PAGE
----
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Dastardly hot hoppers

BY Denis Dunderdale

ON 07-03-2019


July 3, 2019

Denis Dunderdale

North Central Regional Educator

MOUNTAIN HOME — The dog days of summer in Arkansas can be downright, dastardly hot. Fly fishing in the Ozarks during this time, however, can have its benefits. The tailwaters of Bull Shoals, Norfork, and Greer’s Ferry Lakes, as well as the Spring River, are cold – usually 50 to 60 degrees.  That’s bonus wading when the air temperature hits the high 90s or triple digits. As summer progresses, grasshoppers get bigger, fatter, and juicer.  Many that live in the riparian edges of the river find they have jumped, fallen or landed in that cold water – where the trout lie and wait. That’s where more astute fly fishers will be, as well.

Hopper fishing is a time-tested, tradition of angling that goes back into the ages. The historical legends of British fly fishing, Charles Cotton and Sir Isaac Walton both mentioned the use of hoppers in the 1600s. For various reasons, hoppers didn’t really gain popularity until the Twentieth Century, when, in the 1930s, the “Golden Age of American Fly Fishing”, unveiled the still-used “Joe’s Hopper’ and the “Letort’s Hopper.”  A bit later, in the 1970s, Dave Whitlock came up with “Dave’s Hopper” as a further development of Art Winnie’s Joe’s Hopper. Hundreds of successful grasshopper, cricket, ant and other terrestrial patterns have been gracing fly boxes around the world ever since. Although the term “terrestrials” is technically correct, if you just mention “hoppers” to practically any fly angler, they will know what you mean.

Hopper-patterned flies are most effective where the river bank is edged by tall grass, bushes and overhanging trees, where the crickets miss their mark and inadvertently land in the water. The trout await and take full advantage of the terrestrial’s mishap.

Even novice anglers can quickly master hopper fishing. They can throw away some of what was taught during those casting lessons. The presentation technique should replicate the “splat” with which a katydid might hit the water. Even the crudest of presentations will be effective. The “splattier,” the better. Forget that well-groomed drag-free-drift too. That may be essential for an earlier season mayfly presentation, but in this situation, it will get you nowhere. Think inch-and-a-quarter-long, panic stricken, grasshopper with the gracefulness of a wet squirrel. Keep in mind, these critters are not likely to land 50 feet from the water’s edge. Keep it close to the bank, but be positioned so as not to cast a shadow over the target, which will spook the fish. Once the bug crash lands on the water, the angler should twitch it along the surface, creating a miniature wake. Twitch, pause, twitch, twitch, pause. Keeping the twitches rather short, but pronounced – about an inch.  A hopper isn’t able to move four inches with one leg kick. Fish usually assault these bugs with an explosion. Newer fly fishers have the tendency to set the hook as soon as the fish strikes, this can pull the fly away from the fish, resulting in a language one should not use in front of one’s mother. With just a bit of experience, the angler will pause for a second, allowing the fish to turn downward, setting the hook themselves.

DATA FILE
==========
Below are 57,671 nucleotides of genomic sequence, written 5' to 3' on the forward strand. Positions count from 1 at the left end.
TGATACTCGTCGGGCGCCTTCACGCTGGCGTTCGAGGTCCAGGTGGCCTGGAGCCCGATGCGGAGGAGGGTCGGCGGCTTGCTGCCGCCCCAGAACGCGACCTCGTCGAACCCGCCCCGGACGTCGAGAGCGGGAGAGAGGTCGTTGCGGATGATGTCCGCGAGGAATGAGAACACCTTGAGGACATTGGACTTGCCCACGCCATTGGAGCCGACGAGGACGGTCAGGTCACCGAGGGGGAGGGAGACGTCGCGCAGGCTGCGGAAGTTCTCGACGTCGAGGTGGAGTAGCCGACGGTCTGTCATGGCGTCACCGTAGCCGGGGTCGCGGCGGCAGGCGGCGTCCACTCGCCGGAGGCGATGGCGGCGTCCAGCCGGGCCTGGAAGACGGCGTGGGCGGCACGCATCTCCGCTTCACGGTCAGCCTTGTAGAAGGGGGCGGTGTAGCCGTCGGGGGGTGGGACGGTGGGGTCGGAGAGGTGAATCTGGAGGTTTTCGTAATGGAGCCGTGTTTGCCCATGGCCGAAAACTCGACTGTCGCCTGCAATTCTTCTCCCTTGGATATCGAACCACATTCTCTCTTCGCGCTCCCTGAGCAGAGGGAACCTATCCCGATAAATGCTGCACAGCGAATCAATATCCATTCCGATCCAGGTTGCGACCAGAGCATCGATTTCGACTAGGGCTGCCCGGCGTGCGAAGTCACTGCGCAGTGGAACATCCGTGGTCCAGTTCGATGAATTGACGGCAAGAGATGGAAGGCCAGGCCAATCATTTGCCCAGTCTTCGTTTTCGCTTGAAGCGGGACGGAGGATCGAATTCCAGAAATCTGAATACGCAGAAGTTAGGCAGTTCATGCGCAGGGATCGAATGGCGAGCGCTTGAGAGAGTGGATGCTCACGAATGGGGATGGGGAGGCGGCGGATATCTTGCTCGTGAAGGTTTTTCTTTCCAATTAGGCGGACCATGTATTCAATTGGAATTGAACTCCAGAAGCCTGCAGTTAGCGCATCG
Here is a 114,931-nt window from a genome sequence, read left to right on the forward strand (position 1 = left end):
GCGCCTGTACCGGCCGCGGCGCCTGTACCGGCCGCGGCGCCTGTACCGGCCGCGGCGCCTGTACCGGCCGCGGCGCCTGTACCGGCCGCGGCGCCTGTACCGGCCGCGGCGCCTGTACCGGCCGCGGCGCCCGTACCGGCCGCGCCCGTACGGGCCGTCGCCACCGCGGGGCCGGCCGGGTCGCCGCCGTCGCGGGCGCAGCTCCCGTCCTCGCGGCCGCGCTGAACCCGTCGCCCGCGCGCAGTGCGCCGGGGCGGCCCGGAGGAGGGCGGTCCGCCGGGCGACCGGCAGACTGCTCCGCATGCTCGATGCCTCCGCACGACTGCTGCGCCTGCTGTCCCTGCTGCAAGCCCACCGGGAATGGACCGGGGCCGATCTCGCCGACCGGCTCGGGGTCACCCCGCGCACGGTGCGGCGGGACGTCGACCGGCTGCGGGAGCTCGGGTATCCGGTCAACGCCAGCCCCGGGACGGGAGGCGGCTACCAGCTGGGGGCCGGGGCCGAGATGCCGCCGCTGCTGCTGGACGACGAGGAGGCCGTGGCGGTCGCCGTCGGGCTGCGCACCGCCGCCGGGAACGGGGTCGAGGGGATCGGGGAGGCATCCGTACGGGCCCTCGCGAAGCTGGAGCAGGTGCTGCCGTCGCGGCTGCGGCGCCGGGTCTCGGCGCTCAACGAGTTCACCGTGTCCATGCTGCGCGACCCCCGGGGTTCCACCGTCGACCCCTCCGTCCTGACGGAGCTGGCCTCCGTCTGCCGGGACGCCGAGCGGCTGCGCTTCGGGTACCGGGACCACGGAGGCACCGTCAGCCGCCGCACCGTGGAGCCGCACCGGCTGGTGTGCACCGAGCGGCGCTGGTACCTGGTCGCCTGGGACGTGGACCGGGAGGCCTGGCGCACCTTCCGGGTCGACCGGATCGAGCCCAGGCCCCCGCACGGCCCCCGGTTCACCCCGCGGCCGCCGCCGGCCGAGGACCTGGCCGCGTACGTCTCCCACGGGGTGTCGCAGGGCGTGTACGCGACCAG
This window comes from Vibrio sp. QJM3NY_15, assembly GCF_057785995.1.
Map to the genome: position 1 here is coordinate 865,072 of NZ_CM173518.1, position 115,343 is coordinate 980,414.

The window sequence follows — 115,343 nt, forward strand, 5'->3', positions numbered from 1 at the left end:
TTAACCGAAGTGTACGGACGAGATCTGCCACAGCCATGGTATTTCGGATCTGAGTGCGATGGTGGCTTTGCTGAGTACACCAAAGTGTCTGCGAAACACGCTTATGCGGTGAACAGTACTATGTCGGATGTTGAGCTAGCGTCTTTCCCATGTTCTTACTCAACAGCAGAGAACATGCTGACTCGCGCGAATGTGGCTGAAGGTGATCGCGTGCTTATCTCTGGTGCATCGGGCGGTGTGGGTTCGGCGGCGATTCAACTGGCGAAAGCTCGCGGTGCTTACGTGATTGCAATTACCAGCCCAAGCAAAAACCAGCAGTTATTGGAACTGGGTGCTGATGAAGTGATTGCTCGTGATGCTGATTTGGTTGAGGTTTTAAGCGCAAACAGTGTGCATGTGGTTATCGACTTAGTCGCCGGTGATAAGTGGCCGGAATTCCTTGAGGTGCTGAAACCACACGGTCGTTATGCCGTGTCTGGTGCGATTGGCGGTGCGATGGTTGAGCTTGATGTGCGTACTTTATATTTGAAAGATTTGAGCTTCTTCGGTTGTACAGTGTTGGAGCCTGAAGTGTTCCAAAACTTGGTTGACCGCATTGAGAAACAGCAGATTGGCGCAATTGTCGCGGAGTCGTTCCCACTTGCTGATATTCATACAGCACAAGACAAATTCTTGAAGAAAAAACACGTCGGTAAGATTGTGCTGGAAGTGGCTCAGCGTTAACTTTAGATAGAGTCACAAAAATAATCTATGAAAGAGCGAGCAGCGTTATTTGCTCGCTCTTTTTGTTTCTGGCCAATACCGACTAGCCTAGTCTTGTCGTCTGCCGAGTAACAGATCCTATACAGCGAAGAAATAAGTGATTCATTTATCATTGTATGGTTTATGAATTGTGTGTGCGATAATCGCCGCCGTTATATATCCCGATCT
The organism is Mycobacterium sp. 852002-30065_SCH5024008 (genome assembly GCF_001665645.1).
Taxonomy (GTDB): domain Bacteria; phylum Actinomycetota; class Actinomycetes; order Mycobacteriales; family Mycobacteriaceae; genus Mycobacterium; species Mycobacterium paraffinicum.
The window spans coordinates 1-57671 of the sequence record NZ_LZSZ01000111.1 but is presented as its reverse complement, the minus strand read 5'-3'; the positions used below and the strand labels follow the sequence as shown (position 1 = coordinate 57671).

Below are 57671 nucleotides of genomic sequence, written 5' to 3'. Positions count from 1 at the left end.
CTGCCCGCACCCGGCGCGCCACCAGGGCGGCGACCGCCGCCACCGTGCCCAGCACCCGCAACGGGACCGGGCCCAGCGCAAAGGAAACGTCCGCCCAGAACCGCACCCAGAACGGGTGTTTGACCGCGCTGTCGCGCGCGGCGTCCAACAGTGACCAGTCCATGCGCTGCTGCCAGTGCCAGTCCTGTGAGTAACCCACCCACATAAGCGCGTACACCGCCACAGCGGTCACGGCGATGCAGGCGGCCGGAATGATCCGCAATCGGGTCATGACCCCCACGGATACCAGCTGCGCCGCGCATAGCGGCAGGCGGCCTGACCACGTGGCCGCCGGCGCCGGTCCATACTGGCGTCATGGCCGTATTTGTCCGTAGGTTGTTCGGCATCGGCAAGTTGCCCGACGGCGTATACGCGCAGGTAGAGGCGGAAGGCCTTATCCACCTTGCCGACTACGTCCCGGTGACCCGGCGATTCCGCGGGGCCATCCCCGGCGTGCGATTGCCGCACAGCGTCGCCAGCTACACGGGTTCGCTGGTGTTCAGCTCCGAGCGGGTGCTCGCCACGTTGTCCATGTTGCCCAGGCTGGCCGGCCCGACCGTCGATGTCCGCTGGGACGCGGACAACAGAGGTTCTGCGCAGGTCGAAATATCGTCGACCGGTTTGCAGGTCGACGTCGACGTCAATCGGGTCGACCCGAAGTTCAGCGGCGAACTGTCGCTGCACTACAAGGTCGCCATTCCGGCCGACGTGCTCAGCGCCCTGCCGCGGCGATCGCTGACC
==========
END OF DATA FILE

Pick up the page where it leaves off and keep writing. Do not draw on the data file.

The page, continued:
There is a common variation on this theme, affectionately known as the “Hopper and Dropper.” Tie a midge, nymph or other smaller, sub-surface fly of your choice, 12 to 18 inches below the bend of the hopper’s hook, using fairly fine tippet. Casting a fly with a dropper, and keeping it tangle free, takes a bit of practice, but it will unveil yet another dimension of fly fishing. Sometimes, the fish go for the hopper, and sometimes for the dropper. The hopper can be used as a strike indicator, in which case, watching for a subtle twitch, pause or sinking of the surface fly indicates a take on the sub-surface fly. Otherwise, the rest of the technique is pretty much the same as stated above.

For the fly tier, there are two approaches – simple and complex.  The simple approach involves the use of sheet foam. With this material, there are no limits to the colors, sizes and shapes tiers can create. A quick internet search for “Foam Hopper Fly Patterns” will uncover an abundance of choices that are fairly easy to tie and float like corks. For the more ambitious, there are several options.  Keep in mind that buoyancy is the name of the game.  Dave’s Hopper is one of the most popular in today’s world.  This is a relatively complex pattern with quite a few steps, some of which involve spinning deer hair. Dave developed the Dave’s Hopper as an advancement of the famed Joe’s Hopper. Mr. Whitlock has a video series called “Tying and Fishing the Dave Whitlock Originals.”  Volume One features the “Dave’s Hopper” and the “Whit Hopper.”  The Whit Hopper is also made with deer hair but doesn’t call for spinning the hair. And according to Dave, is a more realistic fly that more closely represents the natural.

Hopper fishing is not only effective for trout.  Smallmouth bass will eat these bugs too.  When the waters of Ozark streams warm and get lower, the fish tend to hold in the deeper holes. Here, the best chances involve fishing the surface of the deeper holes, where the bass tend to be.  For that matter, any fish that would eat a grasshopper, cricket, katydid or other terrestrial insect will fall for this tactic.  That means anyone with access to a farm pond with bass, bluegill or other bream can enjoy an action-packed day of fly fishing, even when it’s dastardly hot.

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